Tuesday, April 08, 2008

But that's not what I meant, not at all

I met my friend B for lunch yesterday, and we caught up on the various goings-on in our families. Her youngest daughter is just months older than Munchkin, and we used to do mother-baby yoga together. We try to keep in touch, but she's incorporated her husband's three prior children into their family home and working full time and I'm working and moving and and and. It was nice to see her, nice to sit and dish and share photos. We were talking about how we wished we could get together more, socialize more. "You should really meet my friend J," she exclaimed, "We could all hang out together! She's so much like you, she's a professional and she's really cynical about everything and is always talking about giving her kids away and how cranky she is."

?

Do I come across like I resent motherhood? When I was pregnant, and obsessively describing everything for Pynchon, he asked how bad it was: "You're always complaining about how your back hurts and your feet are swollen and you're so weepy, you must really hate being pregnant."

?!

No, no, no. That's not what I meant, not what I mean, at all. I actually really loved being pregnant (except the last three weeks. No one likes being nine months pregnant. But even then, it's very exciting to be so near to becoming a mom, to meeting your baby. I remember being very impatient, but also feeling very happy and very special). Every day I catch myself being grateful for my baby, my little girl, my giant Munchkin: she hugs me, she makes me laugh, she sees the world with new eyes and shares her wonder with me.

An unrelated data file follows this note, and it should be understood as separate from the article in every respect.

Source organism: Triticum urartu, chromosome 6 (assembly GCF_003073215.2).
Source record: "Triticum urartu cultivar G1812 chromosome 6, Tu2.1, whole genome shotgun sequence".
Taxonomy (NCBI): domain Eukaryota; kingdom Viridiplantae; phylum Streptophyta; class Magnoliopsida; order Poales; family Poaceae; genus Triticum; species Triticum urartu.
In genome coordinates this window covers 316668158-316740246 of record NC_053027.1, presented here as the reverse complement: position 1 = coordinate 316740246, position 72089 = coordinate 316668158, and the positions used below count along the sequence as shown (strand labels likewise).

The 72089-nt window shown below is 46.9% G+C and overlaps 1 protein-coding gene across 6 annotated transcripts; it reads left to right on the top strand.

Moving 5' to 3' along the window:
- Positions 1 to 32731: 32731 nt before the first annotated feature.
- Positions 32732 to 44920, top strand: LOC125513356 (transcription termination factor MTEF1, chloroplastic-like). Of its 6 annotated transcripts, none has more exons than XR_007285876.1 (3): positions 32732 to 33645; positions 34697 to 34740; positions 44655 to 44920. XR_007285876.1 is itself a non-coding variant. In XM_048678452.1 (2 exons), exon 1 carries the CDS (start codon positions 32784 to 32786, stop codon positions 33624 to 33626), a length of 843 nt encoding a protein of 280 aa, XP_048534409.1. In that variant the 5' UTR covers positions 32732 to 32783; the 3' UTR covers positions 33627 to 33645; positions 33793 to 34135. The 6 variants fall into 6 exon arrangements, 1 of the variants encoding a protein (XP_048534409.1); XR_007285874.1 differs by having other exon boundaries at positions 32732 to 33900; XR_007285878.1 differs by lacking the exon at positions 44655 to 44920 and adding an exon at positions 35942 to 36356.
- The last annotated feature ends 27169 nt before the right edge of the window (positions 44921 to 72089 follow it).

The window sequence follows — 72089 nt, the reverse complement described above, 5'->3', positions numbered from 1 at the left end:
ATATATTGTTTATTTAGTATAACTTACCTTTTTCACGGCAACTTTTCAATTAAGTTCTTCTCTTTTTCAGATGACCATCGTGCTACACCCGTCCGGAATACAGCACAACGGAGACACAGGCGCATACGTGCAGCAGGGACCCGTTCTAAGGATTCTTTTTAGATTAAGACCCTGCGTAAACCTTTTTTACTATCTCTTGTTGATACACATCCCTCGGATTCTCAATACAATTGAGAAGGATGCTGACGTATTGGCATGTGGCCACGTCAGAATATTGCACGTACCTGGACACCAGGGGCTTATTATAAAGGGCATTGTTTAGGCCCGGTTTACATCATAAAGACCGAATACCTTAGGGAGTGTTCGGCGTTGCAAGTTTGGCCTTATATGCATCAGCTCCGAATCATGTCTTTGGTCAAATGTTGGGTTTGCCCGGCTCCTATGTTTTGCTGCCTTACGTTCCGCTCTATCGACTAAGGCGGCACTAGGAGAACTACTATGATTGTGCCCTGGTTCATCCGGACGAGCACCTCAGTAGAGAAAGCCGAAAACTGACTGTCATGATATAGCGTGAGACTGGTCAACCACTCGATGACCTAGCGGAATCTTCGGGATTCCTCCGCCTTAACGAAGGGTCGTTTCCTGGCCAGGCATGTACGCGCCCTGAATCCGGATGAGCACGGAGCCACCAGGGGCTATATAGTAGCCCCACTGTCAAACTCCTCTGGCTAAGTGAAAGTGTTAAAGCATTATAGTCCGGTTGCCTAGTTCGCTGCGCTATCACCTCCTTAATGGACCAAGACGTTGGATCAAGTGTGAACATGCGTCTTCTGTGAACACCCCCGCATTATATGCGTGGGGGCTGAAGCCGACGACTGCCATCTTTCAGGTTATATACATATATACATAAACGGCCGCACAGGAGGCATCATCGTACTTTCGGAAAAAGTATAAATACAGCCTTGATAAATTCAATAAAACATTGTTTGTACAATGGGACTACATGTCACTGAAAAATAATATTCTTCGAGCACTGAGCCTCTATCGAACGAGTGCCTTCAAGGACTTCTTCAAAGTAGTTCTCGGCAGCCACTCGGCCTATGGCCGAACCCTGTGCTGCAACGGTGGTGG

I'm terribly afraid I've made myself misunderstood.

Once, when I was in my mid-twenties, I was driving with my mom, a long road trip to the ancestral cottage in Northern Ontario. Having given the matter some thought, I asked her that, if she were born in 1973 instead of 1944, would she have chosen to have kids? I thought not: her first husband, my dad, was a philanderer and a drinker and having the kids was part of an attempted domestication strategy. My mom is a very independent, quiet person, who values her career and likes to do her own thing. She was married five years before choosing to become pregnant with me: if she had to do it again, I thought maybe she wouldn't.

It's not like my mom was not a great, great mom to have as a child: she was. Full of hugs and songs and mother-daughter trips to others cities, on the train, to museums and festivals and parks. Matching homemade outfits for my sister and I, careful hairdos and carefully cleaned faces. She took a lot of pride in us and worked hard to provide us a home and a life together. But did she enjoy it? I wasn't sure, then. Mom also often shooed us out of the kitchen in the post-work, pre-dinner rush. She shushed us away from her ankles when she wanted to read the paper. She retreated to her room after supper to work on her university courses for her upgrades. She got annoyed by the exuberance and volume of our play.

Mom answered my question quickly and in the affirmative: of the tragedy of her first marriage, she was most happy to have, as she said, 'my two precious girls.' She enjoyed watching us grow into people, that crazy amazing process of physical and mental and emotional growth. She loved taking us places with her, dressing us up, seeing us smile. I was surprised.